CHICAGO (CBS) — Chicago aldermen have floated two proposals to avoid another airport fiasco like the one in which Chicago Department of Aviation security officers dragged a United Airlines passenger off a flight when he wouldn’t willingly give up his seat for airline employees.
Ald. Raymond Lopez (15th) has introduced a measure to fold the CDA security officer force into the Chicago Police Department’s airport detail, but Ald. Nicholas Sposato (38th) the two forces have different responsibilities and should remain separate entities.READ MORE: Woman With Concealed Carry Permit Shoots At Would-Be Gunpoint Carjacker In Roseland
Sposato said merging the two forces could be problematic.
“What if these guys, we want to say we want to make them Chicago police, and for some reason, somehow, some way they don’t pass something. Now what? Now we just throw them out? That’s it? You’re fired?” he said.
Another group of aldermen, including Public Safety Committee Chair Ald. Ariel Reboyras (30th) introduced a separate ordinance that would prohibit any city employee from removing any passenger from an airplane, unless a crime is being committed, or a medical emergency exists.READ MORE: Chicago Weather: Clearing Overnight, Milder Tuesday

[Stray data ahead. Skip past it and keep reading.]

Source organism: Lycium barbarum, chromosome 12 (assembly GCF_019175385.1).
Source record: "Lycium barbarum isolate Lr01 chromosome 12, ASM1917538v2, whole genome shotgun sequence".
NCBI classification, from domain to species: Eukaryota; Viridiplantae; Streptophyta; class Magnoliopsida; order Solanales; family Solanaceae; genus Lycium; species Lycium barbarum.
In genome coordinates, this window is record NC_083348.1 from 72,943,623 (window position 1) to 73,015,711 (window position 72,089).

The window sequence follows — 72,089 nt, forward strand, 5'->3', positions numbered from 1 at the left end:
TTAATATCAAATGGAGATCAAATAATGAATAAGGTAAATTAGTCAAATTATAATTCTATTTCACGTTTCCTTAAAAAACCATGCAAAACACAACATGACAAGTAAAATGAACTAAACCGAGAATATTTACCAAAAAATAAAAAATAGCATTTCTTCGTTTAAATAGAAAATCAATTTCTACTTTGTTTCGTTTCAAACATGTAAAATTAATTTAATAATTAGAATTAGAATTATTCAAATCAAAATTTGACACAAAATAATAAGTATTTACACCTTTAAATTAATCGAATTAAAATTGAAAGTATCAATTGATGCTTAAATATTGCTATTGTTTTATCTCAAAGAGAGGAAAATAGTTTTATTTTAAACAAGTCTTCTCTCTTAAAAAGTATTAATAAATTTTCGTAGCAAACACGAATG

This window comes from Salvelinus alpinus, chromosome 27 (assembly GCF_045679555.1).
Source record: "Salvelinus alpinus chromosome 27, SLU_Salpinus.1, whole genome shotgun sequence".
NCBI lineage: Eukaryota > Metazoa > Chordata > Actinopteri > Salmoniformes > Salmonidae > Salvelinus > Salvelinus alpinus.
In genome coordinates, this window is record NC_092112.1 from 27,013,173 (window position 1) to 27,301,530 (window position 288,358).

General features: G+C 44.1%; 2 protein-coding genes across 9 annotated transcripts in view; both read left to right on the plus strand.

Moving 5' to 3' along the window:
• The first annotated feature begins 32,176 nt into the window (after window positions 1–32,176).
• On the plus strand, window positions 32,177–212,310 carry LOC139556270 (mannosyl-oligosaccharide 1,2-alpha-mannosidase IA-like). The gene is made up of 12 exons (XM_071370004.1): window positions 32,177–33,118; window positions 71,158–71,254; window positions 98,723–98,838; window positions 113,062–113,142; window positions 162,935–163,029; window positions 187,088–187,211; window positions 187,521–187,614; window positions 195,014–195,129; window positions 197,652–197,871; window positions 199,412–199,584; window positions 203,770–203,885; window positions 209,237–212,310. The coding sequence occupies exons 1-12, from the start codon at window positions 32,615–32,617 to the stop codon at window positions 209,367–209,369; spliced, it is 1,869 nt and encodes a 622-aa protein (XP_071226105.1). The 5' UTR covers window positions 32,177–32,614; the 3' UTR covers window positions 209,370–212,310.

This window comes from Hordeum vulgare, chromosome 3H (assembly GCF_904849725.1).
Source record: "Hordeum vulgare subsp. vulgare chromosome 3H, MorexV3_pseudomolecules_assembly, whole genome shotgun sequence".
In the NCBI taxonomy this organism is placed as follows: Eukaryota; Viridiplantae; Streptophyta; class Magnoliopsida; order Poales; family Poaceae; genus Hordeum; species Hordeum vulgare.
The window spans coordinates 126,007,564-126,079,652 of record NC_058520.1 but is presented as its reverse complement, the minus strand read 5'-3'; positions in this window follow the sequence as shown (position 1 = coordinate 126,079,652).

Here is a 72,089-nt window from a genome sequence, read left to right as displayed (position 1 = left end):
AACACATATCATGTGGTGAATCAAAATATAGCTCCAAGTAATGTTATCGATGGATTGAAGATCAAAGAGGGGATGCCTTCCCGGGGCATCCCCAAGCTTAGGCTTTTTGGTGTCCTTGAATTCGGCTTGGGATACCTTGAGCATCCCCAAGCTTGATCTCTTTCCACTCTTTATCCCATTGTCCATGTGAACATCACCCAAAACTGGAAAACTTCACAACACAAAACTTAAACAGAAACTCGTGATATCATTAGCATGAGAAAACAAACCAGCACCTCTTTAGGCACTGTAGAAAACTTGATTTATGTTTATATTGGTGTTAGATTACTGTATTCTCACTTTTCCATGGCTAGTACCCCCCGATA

Reboyras said city employees never should have removed any passenger from United flight 3411.
“No, not while they’re overbooked. No, why should they? They should nothing to do with that. Look at what occurred,” he said.
Dr. David Dao suffered a concussion and a broken nose, and lost two teeth when he was dragged off United flight 3411 earlier this month, according to his attorneys. Dao will “probably” file a lawsuit against the airline and the city, attorney Thomas Demetrio said last week.MORE NEWS: View Live Radar
United CEO Oscar Munoz has apologized for the incident, saying Dao did nothing wrong, despite earlier stating he had been “disruptive and belligerent.” Munoz also vowed United never again would ask police or security officers to remove a paying passenger simply for not voluntarily giving up a seat when an airline employee needs to get on a flight.